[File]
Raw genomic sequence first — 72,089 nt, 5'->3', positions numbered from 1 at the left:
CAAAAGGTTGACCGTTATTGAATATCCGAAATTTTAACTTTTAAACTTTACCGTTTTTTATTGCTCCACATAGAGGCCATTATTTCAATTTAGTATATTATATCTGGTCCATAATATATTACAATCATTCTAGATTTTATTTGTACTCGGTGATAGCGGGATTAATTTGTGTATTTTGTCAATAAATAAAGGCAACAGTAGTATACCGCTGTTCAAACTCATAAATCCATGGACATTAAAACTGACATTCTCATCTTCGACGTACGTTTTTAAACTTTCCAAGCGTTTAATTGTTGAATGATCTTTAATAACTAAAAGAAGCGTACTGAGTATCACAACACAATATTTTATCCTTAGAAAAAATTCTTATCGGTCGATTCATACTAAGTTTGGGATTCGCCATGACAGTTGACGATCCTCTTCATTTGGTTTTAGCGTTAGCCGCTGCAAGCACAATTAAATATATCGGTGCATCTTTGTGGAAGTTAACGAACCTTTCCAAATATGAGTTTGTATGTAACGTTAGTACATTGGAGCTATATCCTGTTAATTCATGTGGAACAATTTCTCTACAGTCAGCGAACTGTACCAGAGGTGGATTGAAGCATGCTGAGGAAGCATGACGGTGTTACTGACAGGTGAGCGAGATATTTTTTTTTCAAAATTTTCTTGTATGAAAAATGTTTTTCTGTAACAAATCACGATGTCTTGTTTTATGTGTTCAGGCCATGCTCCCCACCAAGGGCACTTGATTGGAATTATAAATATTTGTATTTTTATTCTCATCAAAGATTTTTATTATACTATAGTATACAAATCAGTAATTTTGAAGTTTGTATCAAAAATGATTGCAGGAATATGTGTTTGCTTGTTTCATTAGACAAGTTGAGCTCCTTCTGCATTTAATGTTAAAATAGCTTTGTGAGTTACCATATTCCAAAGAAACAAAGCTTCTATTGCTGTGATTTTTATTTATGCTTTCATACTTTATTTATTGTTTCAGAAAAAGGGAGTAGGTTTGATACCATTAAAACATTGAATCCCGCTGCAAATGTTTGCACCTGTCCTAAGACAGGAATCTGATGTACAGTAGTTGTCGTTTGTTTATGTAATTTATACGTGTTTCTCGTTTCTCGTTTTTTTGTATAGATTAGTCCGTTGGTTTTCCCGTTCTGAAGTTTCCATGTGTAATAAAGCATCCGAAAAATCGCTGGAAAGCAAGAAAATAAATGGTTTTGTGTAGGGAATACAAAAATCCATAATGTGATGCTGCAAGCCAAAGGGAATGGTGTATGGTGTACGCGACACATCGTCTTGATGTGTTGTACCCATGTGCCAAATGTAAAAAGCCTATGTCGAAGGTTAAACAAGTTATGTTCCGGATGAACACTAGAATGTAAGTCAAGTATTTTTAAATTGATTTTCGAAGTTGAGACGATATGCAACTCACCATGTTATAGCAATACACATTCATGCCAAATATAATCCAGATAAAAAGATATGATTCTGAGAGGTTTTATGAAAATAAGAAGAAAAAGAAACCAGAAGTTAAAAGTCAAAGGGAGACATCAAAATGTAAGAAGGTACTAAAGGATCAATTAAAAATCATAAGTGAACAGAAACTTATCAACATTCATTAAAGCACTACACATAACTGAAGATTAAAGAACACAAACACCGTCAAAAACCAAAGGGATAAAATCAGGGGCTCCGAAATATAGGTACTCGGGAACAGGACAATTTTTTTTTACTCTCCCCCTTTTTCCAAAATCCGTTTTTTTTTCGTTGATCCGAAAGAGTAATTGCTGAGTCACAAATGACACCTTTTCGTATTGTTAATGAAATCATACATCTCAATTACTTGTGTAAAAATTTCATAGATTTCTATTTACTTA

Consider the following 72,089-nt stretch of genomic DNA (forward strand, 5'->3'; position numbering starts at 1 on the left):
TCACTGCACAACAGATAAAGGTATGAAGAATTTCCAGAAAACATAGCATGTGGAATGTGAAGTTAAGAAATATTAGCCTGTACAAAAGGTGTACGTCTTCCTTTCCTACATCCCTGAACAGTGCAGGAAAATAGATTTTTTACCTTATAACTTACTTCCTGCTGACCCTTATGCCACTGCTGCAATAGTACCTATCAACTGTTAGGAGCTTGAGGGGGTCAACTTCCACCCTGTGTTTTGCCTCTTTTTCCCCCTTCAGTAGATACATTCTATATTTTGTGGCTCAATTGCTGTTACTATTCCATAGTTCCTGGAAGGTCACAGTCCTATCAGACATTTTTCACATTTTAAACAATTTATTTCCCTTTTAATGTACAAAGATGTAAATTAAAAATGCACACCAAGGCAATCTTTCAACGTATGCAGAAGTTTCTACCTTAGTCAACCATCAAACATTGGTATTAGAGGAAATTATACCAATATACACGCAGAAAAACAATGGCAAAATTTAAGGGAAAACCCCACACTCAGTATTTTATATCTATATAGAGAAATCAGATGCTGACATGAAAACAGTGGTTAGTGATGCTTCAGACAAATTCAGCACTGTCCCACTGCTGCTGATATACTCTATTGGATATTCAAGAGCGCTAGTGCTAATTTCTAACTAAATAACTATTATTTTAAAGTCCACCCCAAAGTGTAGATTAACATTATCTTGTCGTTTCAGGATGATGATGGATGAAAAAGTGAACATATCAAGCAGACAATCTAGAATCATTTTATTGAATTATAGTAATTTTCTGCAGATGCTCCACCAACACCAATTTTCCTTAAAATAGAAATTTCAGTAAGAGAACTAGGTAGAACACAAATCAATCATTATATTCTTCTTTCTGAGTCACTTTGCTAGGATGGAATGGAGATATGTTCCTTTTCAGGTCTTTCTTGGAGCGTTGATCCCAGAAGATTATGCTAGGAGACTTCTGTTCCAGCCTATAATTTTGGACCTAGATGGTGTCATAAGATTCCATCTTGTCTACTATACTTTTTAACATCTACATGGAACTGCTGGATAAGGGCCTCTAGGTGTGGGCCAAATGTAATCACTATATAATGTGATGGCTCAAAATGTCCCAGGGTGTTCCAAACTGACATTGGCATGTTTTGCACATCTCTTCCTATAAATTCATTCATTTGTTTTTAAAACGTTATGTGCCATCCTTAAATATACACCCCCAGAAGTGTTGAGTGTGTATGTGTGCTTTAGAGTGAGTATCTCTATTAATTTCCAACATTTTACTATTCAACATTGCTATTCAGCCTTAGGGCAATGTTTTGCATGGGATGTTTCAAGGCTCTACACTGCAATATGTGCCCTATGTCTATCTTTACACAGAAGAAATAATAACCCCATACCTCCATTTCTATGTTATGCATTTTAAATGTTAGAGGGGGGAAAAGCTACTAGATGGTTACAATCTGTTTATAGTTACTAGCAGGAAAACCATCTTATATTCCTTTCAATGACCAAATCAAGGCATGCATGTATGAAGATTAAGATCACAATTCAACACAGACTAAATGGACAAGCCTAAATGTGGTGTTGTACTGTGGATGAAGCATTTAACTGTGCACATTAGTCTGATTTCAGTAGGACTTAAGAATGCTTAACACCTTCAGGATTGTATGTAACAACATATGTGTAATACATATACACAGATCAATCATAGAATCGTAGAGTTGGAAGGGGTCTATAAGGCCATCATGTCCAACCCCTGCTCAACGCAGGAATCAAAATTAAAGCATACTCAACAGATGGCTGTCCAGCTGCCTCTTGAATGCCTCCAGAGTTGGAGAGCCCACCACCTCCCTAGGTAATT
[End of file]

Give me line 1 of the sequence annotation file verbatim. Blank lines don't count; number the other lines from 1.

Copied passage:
Raw genomic sequence first — 72,089 nt, 5'->3', positions numbered from 1 at the left: